I mentioned in my last post that I wanted to write some reflections about a decade in the grief journey. I realize that many people are much farther along the path and have much more to offer. I also realize that there are many many books and blogs on the grief journey that are available and I doubt my thoughts are unique or more valuable than others. But I’m not alone in that.
Early in my grief journey, several friends gave me books. I understand that – it’s hard to know what to say and a book is at least an expression of the offer of hope and healing. As I read through grief literature I was very blessed by the things written from the perspective of broken hearts. But I also noticed two things. First, these books were repetitive. The principles of surviving grief are not really all that diverse – but they are helpful. A second thing I noticed is that most of these books were written out of personal loss – a shared experience that gave each one a bit of a unique character, even if the principles were similar. So, I consider it a good thing to do to read a book or two about grief if you are suffering a loss.
And there’s a new one you should include in your readings. Gary Roe’s Comfort for Grieving Hearts has potential to be a standard among writings about grief. The format is quite unique. The chapters are short and readable – very important for the grieving heart that cannot pay attention long. Each chapter begins with a thought from the perspective of a grieving person, followed by a discussion about the subjects the grieving person has raised. Each chapter ends with a grief affirmation, and they are listed at the end of the book. Interspersed throughout are journaling prompts, and they are prompts that really get your mind thinking about an aspect of grief.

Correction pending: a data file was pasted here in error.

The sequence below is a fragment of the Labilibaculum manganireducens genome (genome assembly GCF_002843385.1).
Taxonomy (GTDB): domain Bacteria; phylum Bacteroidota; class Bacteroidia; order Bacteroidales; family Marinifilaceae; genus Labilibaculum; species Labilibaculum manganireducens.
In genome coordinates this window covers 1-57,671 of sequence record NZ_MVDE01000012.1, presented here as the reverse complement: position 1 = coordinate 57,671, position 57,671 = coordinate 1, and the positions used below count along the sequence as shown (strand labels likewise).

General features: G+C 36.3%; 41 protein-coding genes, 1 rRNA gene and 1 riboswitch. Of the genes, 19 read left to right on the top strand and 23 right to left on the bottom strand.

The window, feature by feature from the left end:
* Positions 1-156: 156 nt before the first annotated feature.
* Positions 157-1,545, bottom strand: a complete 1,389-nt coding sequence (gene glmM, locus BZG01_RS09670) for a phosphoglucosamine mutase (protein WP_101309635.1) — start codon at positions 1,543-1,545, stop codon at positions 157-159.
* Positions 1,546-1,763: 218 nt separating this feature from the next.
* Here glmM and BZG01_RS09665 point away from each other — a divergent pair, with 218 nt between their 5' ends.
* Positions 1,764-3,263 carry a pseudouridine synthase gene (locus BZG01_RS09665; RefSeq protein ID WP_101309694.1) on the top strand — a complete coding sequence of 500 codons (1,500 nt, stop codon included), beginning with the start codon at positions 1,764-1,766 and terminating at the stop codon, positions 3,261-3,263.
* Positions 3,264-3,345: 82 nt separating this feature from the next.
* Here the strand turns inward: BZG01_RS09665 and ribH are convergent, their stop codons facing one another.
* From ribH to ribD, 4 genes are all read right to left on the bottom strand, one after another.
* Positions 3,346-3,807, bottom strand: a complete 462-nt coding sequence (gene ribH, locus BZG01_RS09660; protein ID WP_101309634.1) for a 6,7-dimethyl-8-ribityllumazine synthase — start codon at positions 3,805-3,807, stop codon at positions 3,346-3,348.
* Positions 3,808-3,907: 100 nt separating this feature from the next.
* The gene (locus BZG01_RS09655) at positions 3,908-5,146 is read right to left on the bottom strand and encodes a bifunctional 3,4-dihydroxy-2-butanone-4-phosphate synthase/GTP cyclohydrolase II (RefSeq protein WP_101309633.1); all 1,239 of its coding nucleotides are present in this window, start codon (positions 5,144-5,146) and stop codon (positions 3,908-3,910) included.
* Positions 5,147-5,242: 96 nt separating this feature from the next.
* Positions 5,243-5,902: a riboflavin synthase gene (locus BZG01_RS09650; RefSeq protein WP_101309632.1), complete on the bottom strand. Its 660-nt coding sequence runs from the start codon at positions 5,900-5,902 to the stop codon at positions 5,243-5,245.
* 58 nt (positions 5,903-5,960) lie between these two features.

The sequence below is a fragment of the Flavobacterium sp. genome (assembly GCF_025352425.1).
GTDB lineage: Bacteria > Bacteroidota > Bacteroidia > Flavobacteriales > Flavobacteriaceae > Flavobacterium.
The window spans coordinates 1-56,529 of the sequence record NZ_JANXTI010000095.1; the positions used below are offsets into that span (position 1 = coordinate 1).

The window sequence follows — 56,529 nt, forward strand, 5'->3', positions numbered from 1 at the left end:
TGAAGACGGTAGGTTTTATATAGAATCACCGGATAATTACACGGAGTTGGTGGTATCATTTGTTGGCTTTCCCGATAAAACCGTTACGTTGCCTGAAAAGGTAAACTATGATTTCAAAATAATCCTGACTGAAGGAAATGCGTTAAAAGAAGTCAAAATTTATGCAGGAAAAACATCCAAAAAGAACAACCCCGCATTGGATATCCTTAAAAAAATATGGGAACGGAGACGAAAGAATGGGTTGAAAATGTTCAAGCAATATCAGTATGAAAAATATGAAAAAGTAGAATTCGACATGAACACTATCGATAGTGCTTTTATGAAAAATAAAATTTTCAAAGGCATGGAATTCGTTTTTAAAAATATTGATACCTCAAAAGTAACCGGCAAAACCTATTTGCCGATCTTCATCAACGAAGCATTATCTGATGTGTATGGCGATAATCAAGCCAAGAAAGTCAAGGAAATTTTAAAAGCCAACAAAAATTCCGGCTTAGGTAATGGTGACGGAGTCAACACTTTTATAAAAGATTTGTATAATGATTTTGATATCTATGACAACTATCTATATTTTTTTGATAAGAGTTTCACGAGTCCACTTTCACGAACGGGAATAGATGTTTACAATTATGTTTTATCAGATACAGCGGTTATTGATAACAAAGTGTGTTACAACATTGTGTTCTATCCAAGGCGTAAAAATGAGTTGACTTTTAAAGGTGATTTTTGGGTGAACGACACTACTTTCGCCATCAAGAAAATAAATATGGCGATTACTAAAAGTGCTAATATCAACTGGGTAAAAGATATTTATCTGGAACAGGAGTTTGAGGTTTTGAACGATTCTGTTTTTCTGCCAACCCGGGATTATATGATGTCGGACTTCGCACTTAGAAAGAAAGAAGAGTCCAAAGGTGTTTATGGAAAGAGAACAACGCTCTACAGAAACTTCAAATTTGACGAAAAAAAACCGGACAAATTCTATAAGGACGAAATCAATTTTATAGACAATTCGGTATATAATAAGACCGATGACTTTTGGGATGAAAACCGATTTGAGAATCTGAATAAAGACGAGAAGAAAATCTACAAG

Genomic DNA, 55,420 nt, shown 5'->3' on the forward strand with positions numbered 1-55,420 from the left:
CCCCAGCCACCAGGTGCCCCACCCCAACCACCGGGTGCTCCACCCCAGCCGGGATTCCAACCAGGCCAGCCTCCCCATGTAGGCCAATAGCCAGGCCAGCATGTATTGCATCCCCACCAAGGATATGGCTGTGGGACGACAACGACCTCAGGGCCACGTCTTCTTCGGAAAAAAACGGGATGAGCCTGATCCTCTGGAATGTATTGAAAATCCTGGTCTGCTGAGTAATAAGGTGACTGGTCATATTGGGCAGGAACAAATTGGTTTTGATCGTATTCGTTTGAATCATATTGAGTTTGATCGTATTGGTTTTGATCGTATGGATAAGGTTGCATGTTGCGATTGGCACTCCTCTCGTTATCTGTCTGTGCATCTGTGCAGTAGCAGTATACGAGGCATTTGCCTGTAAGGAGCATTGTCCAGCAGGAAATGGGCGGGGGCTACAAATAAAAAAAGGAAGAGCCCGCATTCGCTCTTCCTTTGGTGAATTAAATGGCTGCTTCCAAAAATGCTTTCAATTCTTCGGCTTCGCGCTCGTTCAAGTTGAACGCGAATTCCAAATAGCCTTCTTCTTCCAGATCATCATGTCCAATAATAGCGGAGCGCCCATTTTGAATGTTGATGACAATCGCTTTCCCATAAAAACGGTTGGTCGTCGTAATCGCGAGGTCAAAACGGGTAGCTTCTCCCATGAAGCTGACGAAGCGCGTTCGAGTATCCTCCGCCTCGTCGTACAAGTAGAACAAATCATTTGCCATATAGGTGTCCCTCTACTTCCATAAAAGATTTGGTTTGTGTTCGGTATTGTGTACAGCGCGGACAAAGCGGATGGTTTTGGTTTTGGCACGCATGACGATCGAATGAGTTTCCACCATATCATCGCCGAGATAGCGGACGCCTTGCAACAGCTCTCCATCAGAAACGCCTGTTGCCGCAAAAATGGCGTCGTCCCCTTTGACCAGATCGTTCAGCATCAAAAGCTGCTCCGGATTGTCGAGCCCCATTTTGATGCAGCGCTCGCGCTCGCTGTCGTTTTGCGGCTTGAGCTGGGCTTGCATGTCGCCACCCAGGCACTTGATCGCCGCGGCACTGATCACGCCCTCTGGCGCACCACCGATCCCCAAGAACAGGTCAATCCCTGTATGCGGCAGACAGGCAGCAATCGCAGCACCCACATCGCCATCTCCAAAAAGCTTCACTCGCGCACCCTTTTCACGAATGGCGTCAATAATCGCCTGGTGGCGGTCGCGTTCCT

Grief is a dynamic process. It’s always moving. It’s highly individual, defies prediction, and refuses to be boxed in. It’s all a bit mysterious. It’s a matter of the heart. – Gary Roe
At the end of the book, Gary Roe shares his experiences with grief. I think he saves it for the end because the focus of the book is not his individual experience. The focus is on the unique experience each of us has had with loss. Although Mr. Roe is a Christian, this is not a book filled with Scripture references and overt references to Christianity… however, a Christian spirit pervades this book. You can confidently give it to a friend who may not be a Christian, but who might be open to discussing that idea later down the line.
Grief is necessary. It is a natural and normal response to a loss. It is nature’s way of healing a shattered soul. We live in a new world now, without the physical presence of someone special. Their absence hovers over us and colors everything. Recovery, whatever that means for each of us, takes time. – Gary Roe
You can find out more about Gary Roe at his website (HERE). You can find him on Facebook , Twitter , and other social media. Currently this book is listed on Amazon for a very low price, but that could change. Check it out HERE.